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Flying electric is no longer a dream © Siemens Digital Industries

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Flying electric is no longer a dream

Siemens eAircraft develops electric propulsion systems across a variety of power classes to power a more sustainable flight future and new mobility concepts. Using the Siemens Digital Industries portfolio, Siemens eAircraft creates a digital twin of the individual components and the integrated system. With the help of the digital twin the team manages to access new design spaces and rapidly demonstrate technology – extending the boundaries of technology limitations.

Proven hybrid-electric propulsion systems from Siemens eAircraft pave the way for sustainable aviation and new mobility concepts 

At the 2017 Paris Air Show, Dr. Frank Anton, the physicist and pilot leading the development of hybrid-electric propulsion systems for aviation at Siemens eAircraft, stated that he would fly from Nuremberg to Paris on a hybrid-electric regional jet in his lifetime.

Two years, later, thanks to digital twins and fast-iterative innovation, the news is good. Siemens has made serious technical advancements in this area by successfully developing and testing several hybrid-electric drive systems. One system is advanced enough that it could provide the power-to-weight ratio and manage the voltage required to fly regional hybrid-electric airplanes.

This is good news for the planet as well. With the International Air Transport Association (IATA) predicting that passenger numbers could double to 8.2 billion by 2037, the global aviation community is under pressure to reduce the long-term negative impact of flying -- particularly CO2 and NOx emissions as well as noise pollution. 

“Using hybrid-electric propulsion and distributed propulsion, we will be able to reduce emissions, and reduce fuel burn, but also build aircraft with very low noise levels,” said Dr. Anton, Executive Vice President eAircraft at Siemens AG.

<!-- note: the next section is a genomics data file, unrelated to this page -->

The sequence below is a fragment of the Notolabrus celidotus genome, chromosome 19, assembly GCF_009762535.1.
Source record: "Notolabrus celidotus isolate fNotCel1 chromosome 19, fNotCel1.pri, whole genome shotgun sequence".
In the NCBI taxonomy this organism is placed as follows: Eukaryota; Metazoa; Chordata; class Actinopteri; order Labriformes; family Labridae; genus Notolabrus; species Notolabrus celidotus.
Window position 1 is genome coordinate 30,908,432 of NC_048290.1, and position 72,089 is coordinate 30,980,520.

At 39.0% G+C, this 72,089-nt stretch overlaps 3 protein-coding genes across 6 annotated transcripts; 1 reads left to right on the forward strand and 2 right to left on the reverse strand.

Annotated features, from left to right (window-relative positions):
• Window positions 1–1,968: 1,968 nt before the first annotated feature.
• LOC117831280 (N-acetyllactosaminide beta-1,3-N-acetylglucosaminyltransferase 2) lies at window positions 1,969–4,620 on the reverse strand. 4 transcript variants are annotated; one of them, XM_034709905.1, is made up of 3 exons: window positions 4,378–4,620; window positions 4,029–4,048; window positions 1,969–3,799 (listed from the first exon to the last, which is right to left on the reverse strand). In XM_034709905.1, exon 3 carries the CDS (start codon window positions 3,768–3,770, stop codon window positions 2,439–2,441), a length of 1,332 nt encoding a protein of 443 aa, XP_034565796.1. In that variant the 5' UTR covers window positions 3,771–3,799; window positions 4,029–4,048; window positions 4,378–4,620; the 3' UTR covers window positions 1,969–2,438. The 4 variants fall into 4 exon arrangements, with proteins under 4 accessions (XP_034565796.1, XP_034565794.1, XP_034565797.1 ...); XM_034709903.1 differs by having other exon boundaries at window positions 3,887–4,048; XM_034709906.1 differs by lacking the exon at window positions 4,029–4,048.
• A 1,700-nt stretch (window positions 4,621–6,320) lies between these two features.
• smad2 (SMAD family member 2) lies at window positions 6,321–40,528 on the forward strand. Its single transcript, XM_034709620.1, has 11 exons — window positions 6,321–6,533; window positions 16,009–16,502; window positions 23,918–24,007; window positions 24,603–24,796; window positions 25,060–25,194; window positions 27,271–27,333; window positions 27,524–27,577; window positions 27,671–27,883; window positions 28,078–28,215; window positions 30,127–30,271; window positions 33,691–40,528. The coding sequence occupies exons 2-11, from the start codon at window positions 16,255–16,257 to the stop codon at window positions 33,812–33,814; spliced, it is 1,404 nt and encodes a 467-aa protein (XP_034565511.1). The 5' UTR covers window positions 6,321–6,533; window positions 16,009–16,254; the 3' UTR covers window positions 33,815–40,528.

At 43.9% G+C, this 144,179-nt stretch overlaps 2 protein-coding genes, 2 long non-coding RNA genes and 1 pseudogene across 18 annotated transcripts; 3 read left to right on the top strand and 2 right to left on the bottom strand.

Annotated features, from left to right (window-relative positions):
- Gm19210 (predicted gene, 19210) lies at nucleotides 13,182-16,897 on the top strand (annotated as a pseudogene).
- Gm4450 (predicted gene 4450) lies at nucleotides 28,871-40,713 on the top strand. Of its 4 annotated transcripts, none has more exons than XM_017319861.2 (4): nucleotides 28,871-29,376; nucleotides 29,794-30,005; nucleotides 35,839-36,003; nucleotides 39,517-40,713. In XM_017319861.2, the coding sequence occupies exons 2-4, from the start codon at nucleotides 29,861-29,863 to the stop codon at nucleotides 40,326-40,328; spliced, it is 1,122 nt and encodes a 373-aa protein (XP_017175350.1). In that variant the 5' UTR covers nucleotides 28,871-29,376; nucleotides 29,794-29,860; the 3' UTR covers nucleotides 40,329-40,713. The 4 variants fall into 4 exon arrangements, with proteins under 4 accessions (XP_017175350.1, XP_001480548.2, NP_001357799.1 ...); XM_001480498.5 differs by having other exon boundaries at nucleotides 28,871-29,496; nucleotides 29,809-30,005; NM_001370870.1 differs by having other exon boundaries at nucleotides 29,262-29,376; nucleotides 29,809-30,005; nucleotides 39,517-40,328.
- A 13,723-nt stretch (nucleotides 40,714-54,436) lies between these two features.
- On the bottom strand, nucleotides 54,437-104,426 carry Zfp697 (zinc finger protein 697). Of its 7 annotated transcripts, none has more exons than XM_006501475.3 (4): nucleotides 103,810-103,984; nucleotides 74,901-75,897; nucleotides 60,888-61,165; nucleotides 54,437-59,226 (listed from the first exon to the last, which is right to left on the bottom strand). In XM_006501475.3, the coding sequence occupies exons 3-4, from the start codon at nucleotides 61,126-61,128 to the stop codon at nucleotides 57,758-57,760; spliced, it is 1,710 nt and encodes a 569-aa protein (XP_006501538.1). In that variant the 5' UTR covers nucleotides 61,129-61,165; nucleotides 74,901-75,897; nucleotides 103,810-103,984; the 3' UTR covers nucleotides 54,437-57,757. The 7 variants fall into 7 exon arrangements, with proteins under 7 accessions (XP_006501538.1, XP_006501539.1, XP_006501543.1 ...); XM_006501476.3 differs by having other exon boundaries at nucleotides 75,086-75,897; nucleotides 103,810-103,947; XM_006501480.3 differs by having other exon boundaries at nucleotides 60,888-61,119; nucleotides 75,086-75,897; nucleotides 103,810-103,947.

Equipped with hybrid-electric drive systems, the new airplane engines will generate power from non-fossil fuels or electricity instead of exclusively using fossil fuels. But developing this new technology for flight power didn’t happen overnight. 

For several years, various Siemens eAircraft teams based in Bavaria, Germany and Budapest, Hungary have worked with industrial and academic partners to develop electric and hybrid-electric systems. In the field of regional aircraft and even larger aircraft classes, one of the biggest challenges that the Siemens engineers faced was how to replace an already brilliant piece of technology: the airborne gas turbine. Over its 60-year development lifespan, it has reached remarkable power density ratios. But the teams were up to the challenge. They knew that their work would have an impact, helping aviation remain sustainable for the next 100 years.

One of the benefits of hybrid-electric drive systems is that they could be designed to be more efficient than traditional ones if the individual components were optimized for the various flight phases. For example, the gas turbines could be designed for stable travel performance while the batteries and electric drives could provide additional power for performance peaks like climbing. In addition, energy could be recovered while the plane was landing. In other words, there is lots of potential for improvement. 

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© Siemens Digital Industries

 

 

Proven hybrid-electric propulsion systems from Siemens eAircraft pave the way for sustainable aviation and new mobility concepts